Uganda is again in the news, and I’m realizing that I’ve been radio silent for a while. You may be wondering, what it’s like? Well this post will hopefully explain it, with minimal mention of famous warlords.
Living in Uganda you witness a manic depressive dance between life and death, the two swirling arm in arm in a tight but unpredictable arc that swings from one extreme to the other without a moment’s notice. A new birth, to a death in the family. The thrill of a sale, to the anxiety of being temporarily broke while Mobile Money service is down. The chaotic vibrancy of the local bar and market, to the flooded squalor of the slum in rainy season.
The coffin trade is booming. So is the school industry. And yes, I mean that schools are an industry, most being run by businessmen in the pursuit of profit. For example, if you talk about how rich someone is, you might say, “eh, that guy is RICH – he owns a bank, a resort, and two SCHOOLS!” And indeed, Ugandan businesses’ revenues are dominated by back-to-school season. Business is tough in the first month of school, because parents are broke after paying nearly their entire incomes on school fees—typically $120 per pupil per term in a country where most families have 4+ kids and the average income is less than $1200 per year.
In this setting, the rapidly developing economy produces some strange contrasts. Shopping centers sell French wines alongside chicken feeders. Farmers who have not yet discovered the cattle-drawn plough might own three mobile phones and have solar panels on the roof. Everywhere in the capital city you see smart new construction rising above roads adorned with potholes, goats, chickens, and cattle; as one driver said, “it’s like putting on a tie while the shoes are fake!” And you’ll find people with 3 masters degrees who own 3 small businesses, and others who you have to ask 3 times to put your order into the kitchen at the local food shack before they slowly amble away, dripping with resentment. (And things DO move slowly – as one friend said, “I could do it in 1 week, but they want me to do it in 1 month!)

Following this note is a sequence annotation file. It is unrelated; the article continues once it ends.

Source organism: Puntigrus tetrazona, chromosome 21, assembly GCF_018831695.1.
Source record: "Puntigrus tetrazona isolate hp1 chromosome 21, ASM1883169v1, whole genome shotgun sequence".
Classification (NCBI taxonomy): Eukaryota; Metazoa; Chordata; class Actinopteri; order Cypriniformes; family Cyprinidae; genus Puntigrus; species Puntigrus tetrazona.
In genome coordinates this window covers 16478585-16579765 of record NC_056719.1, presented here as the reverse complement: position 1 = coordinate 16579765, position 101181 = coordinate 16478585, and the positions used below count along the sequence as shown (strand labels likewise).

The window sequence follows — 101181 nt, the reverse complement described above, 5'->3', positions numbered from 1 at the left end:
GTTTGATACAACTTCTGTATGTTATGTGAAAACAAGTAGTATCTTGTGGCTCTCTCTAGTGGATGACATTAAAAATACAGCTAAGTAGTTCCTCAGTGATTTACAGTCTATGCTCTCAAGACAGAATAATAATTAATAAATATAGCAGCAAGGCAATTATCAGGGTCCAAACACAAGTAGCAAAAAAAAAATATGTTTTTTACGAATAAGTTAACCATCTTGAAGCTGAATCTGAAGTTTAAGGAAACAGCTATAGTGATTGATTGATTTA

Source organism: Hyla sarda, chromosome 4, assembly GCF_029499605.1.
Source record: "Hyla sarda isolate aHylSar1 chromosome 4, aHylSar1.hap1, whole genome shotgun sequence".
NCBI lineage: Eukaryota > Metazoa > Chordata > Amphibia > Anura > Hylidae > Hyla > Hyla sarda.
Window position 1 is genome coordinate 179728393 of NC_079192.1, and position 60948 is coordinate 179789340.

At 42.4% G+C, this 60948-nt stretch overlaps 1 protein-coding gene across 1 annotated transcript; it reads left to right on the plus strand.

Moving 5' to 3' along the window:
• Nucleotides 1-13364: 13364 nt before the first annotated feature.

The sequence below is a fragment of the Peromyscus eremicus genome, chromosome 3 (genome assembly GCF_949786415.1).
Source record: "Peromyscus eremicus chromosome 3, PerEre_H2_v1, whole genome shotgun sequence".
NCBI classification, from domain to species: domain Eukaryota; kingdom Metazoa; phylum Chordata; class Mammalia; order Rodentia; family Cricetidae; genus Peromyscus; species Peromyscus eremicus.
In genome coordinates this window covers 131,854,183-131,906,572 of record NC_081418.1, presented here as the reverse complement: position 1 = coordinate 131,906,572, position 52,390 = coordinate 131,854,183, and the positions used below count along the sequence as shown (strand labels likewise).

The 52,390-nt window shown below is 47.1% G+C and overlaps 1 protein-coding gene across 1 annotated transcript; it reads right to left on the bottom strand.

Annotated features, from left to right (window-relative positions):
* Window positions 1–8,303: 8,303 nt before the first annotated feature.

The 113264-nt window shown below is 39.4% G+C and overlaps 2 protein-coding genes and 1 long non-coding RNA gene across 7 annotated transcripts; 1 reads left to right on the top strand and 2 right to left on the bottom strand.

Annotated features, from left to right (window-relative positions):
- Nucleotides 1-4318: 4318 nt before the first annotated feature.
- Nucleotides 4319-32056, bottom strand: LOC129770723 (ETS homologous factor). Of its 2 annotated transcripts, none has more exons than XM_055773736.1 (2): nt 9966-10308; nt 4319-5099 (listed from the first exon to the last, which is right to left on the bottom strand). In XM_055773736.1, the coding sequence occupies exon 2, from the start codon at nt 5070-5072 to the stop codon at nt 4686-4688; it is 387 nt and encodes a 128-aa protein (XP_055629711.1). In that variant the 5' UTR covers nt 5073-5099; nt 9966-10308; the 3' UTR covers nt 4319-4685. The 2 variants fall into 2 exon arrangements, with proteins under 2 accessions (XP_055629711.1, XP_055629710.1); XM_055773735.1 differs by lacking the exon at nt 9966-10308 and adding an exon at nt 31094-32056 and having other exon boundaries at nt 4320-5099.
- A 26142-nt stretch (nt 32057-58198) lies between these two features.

Weather is similarly bipolar. For three months I hadn’t seen a single cloud, and the sun had baked the roads into suffocating red dust. Then about a month ago, I saw the first wary wisps making their timorous debut in the sky. Within three days of those advance scouts’ initial test of dry season’s defenses, the cavalry of rainclouds arrived in force, charging over the horizon and blanketing Kampala in a barrage of heavy rain, wind, and lighting. It was, we thought at the time, a welcome liberation from three months of unrelenting dust and heat, and, forgetting how rainy season stained our pants-bottoms brown with mud kicked up by foot or by boda, we welcomed the rains like so many waving handkerchiefs at returning soldiers.
But it was a false hope: since then, we’ve seen barely a drop, with only the occasional pleasantly cloudy day; as one boda driver said, “today is nice: no rain and no sun!”
I’ve been in Uganda for 7 ½ months now (and Africa for 8), living in a 2BR flat with a Ugandan friend who’s quite the whiz with computers – email him if you ever need a website built! It’s long enough to wish for the rest of you to visit, but barring that, to at least enjoy my temporary expertise as a “seasoned” expat aid worker with freshly arrived newbies. “You paid WHAT for a boda ride? My friend, that distance cannot cost more than 1,500 shillings!”
It’s also been long enough to pick up more than a few idiosyncrasies of Ugandan English. There are, for example, no fewer than five different ways to say “eh” in Uganda, and I unwillingly sprinkle even my expat conversations with them. (One thing I have NOT picked up yet is the local style of text-messaging, which goes almost out of its way to misspell words. For example, if you’ve borrowed money from someone, you may soon receive a text message reading something like: “Hopping u r gud. Wat tym r we mtg at da place? Am broke and nid 2 get ma mony dat u owe me.”)
Also, there are not actually words for “hi” or “good morning” – the translation is more like “how are you?” So when you greet somebody “good morning,” they might respond, “I’m fine, how are you?”